When I see my 12-year-old on stage with her school chorus, I am amazed by the level of talent that some of the better singers have. The ethereal voices of some of these adolescents can serve to suspend breathing, while moistening the eyes. Spring-time in heaven is likely not as exquisite.
My daughter has a very nice voice-but not to the level of the best children in this school chorus. (They actually sang at the Presidential Inauguration this year), but she sings well. The reason she is in the chorus is not the hope that her voice becomes as beatific as some of her peers. She’s in the chorus so that she gets to experience fellowship among people with talents that are beyond hers. It is so that she can look up to people who are genuinely good at what they do.
She’s pretty good at math as well. When she competed in the statewide math competition this year, she came in the top 10% or so, which certainly made my wife and me happy. But some of the children who did better than her were exponentially more competent in mental gymnastics than she. The level of acuity that these kids could summon with the help of only pencil and paper approached, in my mind, that of NASA aspirants. Actually, Rainman comes to mind for some of them. Really. In some cases these kids (eighth graders), were raising their hands with the answers before the proctor had finished reading the problem.
My daughter will likely never be the mental hummingbird that some of these children are, yet she contributes to this competition every year. This is not done with the intention making her as good as them, but because it enables her to look up to people who are genuinely good at what they do.
The point of this essay is to suggest that those who excel tend to create updrafts. They bring others with them by setting standards that are higher than would have existed without their having been there. They cause the degree of minimum acceptability to climb to levels that would not have been attained without their having been part of it.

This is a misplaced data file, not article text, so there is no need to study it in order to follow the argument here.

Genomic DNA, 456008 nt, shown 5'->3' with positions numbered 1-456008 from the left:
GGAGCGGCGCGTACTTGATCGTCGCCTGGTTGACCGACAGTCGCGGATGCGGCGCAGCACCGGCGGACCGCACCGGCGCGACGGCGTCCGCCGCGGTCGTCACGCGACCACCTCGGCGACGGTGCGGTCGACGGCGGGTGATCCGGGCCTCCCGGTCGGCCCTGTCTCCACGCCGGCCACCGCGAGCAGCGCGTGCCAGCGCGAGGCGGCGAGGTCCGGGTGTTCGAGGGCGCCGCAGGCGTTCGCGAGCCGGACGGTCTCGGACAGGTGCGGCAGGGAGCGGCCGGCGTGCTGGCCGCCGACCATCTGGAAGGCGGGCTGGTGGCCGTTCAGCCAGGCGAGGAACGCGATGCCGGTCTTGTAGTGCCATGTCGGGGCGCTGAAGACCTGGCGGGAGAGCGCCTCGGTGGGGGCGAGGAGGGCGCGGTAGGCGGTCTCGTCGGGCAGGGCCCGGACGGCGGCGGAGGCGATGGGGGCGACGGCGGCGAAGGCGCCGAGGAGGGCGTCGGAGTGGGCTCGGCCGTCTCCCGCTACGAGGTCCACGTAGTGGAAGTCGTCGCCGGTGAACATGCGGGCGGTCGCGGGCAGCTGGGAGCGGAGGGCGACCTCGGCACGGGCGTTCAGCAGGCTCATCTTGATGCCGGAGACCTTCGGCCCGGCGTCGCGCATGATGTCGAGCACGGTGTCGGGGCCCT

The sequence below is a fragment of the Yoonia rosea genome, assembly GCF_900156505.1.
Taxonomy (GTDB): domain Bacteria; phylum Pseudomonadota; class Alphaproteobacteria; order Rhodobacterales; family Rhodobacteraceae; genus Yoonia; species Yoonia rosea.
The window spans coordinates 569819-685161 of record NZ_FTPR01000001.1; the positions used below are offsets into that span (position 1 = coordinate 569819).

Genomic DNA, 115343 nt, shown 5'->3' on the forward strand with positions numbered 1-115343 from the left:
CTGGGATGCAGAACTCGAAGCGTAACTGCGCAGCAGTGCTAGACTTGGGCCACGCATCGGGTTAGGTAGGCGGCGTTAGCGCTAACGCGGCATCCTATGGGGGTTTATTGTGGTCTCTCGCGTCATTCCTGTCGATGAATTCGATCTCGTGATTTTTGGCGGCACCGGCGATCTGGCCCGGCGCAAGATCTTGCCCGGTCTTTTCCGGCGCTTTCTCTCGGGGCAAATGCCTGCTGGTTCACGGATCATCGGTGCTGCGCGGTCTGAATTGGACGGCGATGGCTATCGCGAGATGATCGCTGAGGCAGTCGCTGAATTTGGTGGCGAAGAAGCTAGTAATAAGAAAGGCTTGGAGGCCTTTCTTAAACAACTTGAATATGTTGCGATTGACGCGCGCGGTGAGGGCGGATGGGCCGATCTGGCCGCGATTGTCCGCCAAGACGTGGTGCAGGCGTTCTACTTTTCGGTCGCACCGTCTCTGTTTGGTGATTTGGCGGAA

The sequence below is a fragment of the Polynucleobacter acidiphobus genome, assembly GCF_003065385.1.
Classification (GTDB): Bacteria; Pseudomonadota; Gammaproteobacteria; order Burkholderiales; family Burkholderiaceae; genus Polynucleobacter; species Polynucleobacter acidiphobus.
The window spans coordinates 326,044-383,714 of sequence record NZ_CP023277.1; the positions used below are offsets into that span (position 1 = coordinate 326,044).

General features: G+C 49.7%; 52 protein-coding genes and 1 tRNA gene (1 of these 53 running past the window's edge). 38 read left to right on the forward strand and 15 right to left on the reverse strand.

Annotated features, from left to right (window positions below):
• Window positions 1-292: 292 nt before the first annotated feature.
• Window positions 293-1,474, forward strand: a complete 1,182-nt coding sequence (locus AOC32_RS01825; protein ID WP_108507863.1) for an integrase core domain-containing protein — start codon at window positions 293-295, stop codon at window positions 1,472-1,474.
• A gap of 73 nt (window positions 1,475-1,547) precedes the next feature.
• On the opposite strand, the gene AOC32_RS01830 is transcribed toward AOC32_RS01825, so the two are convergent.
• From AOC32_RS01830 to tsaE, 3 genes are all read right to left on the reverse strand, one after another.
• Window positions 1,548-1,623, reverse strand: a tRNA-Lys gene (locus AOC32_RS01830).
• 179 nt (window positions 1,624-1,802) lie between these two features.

I’ve never aspired to be the best at anything, yet I turned out to be pretty good at lots of things. How? By perpetually looking up to those who are more accomplished than I. By acknowledging higher levels of intelligence, a sharper wit, greater insight into political, religious and social issues, greater skill at racquetball kill-shots, better luck with women, etc.
I have always preferred to engage with those who are much smarter than I, because when they speak, I need only listen, and their knowledge, experience, intellect, wit and on occasion, brilliance, fills the air like the steam from a whistling tea kettle. It remains for me, simply, to breathe.
That is why my daughter is in chorus. That is why my daughter engages in math competitions. Not to win. To engage.
We, as a society, place too much emphasis on achieving greatness when true greatness is better absorbed than attained. Being the best at something is an illusion, since we can never know if one has achieved this ostensible superiority because one is truly at the pinnacle, or because he who is better didn’t know that there was a competition going on that day and, regrettably, stayed home.
I accidentally redistributed wealth the other day.
I bought gas at the local gas station. The price, $3.79 a gallon, was fully $.40 more than just a few weeks ago. Now, I hadn’t heard anything about oil leases having gone up in price, or drilling rigs costing more, or even the going rate for an off-shore platform having jumped recently. But the price was higher-and I paid it-because the sign said so.